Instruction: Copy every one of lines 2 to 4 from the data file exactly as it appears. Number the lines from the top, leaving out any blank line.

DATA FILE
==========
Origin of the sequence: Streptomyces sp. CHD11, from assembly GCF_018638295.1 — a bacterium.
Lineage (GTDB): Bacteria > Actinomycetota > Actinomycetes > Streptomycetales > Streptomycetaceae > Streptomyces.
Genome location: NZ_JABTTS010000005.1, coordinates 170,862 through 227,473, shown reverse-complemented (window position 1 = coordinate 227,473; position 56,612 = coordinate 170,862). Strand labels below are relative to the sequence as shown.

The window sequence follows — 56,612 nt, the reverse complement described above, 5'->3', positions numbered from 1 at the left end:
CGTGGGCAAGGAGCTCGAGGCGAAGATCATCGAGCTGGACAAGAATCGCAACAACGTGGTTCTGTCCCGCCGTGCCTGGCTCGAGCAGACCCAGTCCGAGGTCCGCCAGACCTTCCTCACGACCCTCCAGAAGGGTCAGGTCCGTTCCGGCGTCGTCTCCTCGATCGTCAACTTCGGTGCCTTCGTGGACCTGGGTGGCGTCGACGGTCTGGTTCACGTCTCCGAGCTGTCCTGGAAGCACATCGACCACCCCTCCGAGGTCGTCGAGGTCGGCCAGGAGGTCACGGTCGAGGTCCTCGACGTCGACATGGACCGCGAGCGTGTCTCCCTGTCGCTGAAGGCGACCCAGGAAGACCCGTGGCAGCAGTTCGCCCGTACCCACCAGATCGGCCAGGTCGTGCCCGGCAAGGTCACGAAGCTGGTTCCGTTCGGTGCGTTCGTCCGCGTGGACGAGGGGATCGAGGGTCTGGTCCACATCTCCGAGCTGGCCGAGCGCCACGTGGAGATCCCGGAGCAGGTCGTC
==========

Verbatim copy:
Lineage (GTDB): Bacteria > Actinomycetota > Actinomycetes > Streptomycetales > Streptomycetaceae > Streptomyces.
Genome location: NZ_JABTTS010000005.1, coordinates 170,862 through 227,473, shown reverse-complemented (window position 1 = coordinate 227,473; position 56,612 = coordinate 170,862). Strand labels below are relative to the sequence as shown.

The window sequence follows — 56,612 nt, the reverse complement described above, 5'->3', positions numbered from 1 at the left end: